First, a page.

By Bill Graveland THE CANADIAN PRESS
INNISFAIL, Alta. — One dog. One handler.
It’s a familiar motto at the RCMP Police Dog Service Training Centre in central Alberta, the one place in Canada where RCMP police dogs are born and trained.
The centre in Innisfail trains both officers and dogs and, once a match is made, it usually lasts the entire time a canine remains on the job.
“Our philosophy … always has been one dog, one handler, so from the moment the team is paired, they stay together until the dog or the handler retires,” Sgt. Eric Stebenne, acting senior trainer, said during a recent interview at the centre.
There are 168 RCMP dog teams across Canada. The dogs are ready for training when they are between 16 and 18 months old, but a would-be dog-handler often puts in years of apprenticeship before formal training with an animal begins.
“Regular members of the RCMP who are interested in becoming dog-handlers, on top of their regular duties, go out with the local dog handlers … and start raising dogs for us on their own time,” explained Stebenne.
“Most RCMP members who come here are looking at four to eight years of voluntary duties before they get a chance to come for the basic dog-handler course with the RCMP.”
The course takes 95 days so officer and beast have time to form a strong bond. After that, teams are assigned to wherever they are required across the country.
It’s a 24-7 commitment. A dog goes home with its trainer at night and, for all intents and purposes, becomes a permanent pet until it is time for retirement.
“Having to retire my previous police dogs was hard,” Stebenne said. “That would be the most difficult part of this job. Also seeing dogs injured or killed in the line of duty is very difficult.”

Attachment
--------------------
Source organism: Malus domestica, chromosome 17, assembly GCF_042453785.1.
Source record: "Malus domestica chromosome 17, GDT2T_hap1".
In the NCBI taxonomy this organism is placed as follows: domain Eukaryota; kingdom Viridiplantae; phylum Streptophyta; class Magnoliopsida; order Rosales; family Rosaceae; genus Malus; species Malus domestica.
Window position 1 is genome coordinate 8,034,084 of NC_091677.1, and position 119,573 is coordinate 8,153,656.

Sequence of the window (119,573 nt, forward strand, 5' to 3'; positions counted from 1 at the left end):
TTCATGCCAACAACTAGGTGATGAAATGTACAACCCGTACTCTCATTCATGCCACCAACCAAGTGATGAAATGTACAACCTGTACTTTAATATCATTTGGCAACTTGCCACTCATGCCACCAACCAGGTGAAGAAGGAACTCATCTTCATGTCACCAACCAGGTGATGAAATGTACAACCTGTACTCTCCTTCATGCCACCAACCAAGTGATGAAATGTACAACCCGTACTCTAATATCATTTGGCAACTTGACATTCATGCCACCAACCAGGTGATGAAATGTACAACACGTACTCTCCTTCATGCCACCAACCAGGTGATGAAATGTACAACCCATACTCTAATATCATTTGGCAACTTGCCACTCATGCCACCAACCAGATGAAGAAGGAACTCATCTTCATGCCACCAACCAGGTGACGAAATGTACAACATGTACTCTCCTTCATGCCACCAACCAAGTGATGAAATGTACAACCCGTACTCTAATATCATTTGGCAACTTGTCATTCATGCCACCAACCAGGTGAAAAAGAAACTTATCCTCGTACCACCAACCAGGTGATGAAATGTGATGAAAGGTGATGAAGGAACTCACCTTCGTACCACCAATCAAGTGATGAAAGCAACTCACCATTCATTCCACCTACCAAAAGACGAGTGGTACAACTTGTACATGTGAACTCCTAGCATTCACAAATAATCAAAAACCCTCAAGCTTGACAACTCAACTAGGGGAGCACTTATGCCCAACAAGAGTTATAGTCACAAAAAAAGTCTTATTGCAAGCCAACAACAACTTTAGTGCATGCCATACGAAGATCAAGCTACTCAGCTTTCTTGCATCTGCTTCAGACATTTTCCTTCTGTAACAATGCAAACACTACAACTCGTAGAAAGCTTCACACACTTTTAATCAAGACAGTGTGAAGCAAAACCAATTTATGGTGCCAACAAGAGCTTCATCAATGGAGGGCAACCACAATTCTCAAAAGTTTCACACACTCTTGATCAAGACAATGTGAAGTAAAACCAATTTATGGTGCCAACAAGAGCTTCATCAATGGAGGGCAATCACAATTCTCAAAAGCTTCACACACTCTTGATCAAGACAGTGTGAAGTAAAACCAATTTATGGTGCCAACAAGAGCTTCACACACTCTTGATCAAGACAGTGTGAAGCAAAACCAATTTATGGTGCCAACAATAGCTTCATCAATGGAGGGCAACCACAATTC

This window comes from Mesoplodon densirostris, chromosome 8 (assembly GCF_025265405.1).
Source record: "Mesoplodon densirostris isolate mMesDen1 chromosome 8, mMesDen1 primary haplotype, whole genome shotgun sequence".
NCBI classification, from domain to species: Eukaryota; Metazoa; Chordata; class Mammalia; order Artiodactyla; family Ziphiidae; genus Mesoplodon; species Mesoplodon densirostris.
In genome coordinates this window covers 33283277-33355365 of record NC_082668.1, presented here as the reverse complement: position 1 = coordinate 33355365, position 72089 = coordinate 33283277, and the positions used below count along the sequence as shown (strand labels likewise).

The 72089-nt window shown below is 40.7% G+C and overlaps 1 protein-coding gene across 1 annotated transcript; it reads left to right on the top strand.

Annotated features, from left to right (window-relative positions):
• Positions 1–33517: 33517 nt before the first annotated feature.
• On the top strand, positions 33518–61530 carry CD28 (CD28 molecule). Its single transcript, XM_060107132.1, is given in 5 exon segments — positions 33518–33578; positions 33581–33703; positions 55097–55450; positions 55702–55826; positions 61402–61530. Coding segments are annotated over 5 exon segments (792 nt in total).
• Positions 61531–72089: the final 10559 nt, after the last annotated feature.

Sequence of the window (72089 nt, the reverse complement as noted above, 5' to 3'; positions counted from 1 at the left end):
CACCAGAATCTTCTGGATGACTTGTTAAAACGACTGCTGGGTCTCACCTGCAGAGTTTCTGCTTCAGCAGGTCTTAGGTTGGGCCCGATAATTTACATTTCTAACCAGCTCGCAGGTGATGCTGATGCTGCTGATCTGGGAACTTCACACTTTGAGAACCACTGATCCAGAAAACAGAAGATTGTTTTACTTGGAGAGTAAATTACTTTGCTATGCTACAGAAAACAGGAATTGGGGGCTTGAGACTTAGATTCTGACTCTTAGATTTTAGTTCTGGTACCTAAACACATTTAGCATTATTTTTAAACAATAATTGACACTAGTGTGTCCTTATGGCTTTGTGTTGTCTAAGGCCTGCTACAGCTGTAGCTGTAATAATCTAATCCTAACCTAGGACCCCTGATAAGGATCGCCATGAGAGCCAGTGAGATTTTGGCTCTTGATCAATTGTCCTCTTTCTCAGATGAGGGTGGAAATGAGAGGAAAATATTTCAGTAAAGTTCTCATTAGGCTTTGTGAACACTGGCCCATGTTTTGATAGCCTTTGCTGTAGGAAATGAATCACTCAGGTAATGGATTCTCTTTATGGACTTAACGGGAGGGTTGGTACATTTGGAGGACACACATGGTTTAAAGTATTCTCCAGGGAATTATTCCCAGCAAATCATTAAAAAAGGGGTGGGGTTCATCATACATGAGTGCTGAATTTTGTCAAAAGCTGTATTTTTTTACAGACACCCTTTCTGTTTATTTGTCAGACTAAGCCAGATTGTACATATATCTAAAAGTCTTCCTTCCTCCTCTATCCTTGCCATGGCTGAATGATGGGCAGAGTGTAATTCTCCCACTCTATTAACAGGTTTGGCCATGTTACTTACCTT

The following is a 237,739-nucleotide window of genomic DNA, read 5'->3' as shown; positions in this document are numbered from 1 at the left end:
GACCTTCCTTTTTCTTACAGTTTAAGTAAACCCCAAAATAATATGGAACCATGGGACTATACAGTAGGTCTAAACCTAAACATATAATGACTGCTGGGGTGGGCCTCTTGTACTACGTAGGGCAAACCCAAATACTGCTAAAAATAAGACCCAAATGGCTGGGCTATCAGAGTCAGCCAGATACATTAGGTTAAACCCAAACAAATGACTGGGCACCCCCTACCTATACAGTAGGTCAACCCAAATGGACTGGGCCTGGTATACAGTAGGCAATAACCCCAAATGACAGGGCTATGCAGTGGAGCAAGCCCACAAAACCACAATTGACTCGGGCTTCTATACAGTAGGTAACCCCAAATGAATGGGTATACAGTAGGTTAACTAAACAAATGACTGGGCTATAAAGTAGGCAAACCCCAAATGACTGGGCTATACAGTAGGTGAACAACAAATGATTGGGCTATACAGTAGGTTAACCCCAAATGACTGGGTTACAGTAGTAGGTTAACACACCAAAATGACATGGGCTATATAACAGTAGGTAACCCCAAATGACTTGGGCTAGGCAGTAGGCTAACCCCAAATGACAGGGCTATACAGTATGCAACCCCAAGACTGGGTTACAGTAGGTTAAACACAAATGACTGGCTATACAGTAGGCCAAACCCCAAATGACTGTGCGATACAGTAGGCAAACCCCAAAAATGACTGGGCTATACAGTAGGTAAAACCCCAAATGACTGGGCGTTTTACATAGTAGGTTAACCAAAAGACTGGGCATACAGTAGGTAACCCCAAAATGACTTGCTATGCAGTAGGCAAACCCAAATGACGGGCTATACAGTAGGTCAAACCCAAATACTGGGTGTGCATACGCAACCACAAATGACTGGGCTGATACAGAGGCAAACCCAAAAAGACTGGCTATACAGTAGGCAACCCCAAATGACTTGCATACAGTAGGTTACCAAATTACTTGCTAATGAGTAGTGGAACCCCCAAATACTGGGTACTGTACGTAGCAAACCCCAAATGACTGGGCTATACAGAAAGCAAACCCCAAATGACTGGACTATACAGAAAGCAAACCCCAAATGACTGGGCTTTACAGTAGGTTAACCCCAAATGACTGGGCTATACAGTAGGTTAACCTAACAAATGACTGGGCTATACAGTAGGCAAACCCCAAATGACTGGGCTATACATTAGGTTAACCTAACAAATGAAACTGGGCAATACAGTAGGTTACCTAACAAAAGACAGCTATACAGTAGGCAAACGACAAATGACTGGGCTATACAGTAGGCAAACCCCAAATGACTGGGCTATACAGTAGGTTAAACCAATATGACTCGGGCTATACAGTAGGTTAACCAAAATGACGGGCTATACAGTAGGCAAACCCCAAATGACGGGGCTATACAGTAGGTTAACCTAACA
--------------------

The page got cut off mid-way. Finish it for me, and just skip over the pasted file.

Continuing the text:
When RCMP Const. Dave Ross was shot and killed in Moncton, N.B., in 2014, an enduring image was his police dog appearing to mourn his handler at the funeral. The German shepherd named Danny was later returned to Innisfail for pairing with a new partner.
“That dog is the first thing you see in the morning when you take him out for a walk and likely the last thing you see at night. You do get very, very close. The bond that is created between the dog and handler is phenomenal.”
The program uses purebred German shepherds which are provided by local breeders. The puppies are born at the training centre and testing begins at seven weeks and continues every few months after that.
Some of the puppies are too timid to become a police dog and don’t make the cut.
Inspector Andre Lemyre, the officer in charge of the centre, said some of the 168 teams are involved in specialized work.
“Twenty-three of these teams are specifically for detection of narcotics or explosives, airports, the roving units, VIP missions,” he said.
Additional positions are created depending on need province-by-province.
Follow (at)BillGraveland on Twitter